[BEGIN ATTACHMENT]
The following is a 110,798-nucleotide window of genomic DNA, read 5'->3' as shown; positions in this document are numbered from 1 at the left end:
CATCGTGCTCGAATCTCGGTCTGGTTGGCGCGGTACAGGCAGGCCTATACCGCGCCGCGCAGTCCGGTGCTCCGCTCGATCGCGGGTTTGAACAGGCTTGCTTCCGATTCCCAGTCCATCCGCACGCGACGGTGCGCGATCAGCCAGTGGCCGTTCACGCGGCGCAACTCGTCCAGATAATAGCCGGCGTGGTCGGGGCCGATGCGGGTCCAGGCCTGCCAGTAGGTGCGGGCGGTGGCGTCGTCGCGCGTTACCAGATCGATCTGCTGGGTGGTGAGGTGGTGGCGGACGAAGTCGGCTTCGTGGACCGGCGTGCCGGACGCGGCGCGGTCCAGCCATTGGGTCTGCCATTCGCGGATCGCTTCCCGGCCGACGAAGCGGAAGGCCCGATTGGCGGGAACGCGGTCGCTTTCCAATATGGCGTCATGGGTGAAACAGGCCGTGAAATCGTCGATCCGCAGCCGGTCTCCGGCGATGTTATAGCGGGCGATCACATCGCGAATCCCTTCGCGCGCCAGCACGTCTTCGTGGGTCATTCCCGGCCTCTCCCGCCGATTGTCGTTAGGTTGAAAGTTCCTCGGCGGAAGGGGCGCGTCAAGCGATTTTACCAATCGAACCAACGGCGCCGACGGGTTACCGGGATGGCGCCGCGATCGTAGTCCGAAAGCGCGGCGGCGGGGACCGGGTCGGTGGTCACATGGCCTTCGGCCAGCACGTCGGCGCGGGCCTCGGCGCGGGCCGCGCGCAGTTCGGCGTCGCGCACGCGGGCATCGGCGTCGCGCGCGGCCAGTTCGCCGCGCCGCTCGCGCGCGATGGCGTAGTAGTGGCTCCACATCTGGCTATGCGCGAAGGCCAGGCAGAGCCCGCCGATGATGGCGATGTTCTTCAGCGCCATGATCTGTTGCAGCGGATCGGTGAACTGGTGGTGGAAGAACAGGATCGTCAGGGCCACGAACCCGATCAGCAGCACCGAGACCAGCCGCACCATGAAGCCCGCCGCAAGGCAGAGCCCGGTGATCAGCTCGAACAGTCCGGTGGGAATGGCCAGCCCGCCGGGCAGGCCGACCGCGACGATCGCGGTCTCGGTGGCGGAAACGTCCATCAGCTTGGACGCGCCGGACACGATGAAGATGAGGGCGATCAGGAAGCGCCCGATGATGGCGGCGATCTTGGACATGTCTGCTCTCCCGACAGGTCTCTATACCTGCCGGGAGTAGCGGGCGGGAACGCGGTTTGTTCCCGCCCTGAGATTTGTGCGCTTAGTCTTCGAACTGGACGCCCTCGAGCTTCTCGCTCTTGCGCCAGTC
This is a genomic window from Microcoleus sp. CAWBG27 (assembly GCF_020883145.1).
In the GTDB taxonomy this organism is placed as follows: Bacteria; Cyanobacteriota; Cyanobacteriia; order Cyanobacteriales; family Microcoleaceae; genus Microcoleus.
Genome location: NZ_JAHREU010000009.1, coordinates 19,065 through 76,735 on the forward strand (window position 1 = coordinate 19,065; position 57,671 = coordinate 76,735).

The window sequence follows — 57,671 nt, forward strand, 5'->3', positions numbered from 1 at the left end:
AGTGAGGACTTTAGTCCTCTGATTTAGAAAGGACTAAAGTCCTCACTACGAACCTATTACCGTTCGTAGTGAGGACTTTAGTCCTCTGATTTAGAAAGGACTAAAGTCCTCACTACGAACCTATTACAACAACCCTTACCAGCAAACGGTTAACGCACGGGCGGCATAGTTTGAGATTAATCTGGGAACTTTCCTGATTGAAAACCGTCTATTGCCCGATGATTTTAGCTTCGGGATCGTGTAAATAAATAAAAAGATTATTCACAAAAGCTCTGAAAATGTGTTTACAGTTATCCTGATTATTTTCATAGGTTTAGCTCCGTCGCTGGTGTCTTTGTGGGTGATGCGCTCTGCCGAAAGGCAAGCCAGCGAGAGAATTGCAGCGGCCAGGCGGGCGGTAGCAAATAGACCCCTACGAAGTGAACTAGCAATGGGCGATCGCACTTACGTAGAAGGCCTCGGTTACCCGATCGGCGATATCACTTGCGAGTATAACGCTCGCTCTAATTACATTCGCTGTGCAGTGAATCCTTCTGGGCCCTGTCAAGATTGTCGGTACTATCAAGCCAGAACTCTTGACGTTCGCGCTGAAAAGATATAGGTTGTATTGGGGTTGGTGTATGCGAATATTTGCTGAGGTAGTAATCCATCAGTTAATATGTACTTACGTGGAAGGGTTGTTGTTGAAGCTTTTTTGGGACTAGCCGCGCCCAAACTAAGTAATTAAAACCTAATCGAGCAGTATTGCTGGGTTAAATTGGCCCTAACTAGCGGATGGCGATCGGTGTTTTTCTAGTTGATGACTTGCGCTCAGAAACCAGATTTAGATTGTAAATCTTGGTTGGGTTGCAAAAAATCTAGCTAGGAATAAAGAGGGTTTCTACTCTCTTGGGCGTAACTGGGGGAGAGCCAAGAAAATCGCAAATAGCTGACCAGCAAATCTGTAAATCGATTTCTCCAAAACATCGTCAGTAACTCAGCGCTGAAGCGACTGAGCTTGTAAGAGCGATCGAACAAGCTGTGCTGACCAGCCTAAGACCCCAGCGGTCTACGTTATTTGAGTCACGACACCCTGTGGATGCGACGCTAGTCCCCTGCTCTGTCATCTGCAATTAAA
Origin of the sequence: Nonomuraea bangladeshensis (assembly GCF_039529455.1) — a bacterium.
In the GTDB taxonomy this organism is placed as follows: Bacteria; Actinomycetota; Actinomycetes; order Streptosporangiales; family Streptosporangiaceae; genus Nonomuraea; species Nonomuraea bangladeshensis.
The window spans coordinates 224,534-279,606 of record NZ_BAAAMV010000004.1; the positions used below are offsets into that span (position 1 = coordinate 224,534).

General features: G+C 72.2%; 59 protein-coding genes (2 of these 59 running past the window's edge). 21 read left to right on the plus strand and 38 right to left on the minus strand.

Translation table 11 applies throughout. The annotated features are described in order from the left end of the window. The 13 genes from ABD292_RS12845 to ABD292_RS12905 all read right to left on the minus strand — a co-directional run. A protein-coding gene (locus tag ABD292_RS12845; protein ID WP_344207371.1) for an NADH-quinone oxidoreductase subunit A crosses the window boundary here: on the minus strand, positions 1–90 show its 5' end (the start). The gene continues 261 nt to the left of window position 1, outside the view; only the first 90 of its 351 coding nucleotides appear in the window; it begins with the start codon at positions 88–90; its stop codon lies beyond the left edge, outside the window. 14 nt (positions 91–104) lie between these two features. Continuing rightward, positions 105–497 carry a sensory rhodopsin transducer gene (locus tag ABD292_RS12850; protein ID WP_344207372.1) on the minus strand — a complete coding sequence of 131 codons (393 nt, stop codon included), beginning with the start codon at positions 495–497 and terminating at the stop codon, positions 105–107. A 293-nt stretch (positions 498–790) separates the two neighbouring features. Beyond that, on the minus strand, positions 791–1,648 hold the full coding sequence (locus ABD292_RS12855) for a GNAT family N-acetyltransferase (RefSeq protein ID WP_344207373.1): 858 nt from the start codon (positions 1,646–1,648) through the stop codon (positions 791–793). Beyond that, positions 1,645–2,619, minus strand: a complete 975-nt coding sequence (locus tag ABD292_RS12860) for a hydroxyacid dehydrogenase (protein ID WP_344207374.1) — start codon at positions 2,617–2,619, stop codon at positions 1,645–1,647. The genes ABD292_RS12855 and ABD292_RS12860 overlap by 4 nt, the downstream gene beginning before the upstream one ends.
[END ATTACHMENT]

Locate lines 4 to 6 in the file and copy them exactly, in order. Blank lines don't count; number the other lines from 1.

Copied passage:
In the GTDB taxonomy this organism is placed as follows: Bacteria; Cyanobacteriota; Cyanobacteriia; order Cyanobacteriales; family Microcoleaceae; genus Microcoleus.
Genome location: NZ_JAHREU010000009.1, coordinates 19,065 through 76,735 on the forward strand (window position 1 = coordinate 19,065; position 57,671 = coordinate 76,735).

The window sequence follows — 57,671 nt, forward strand, 5'->3', positions numbered from 1 at the left end: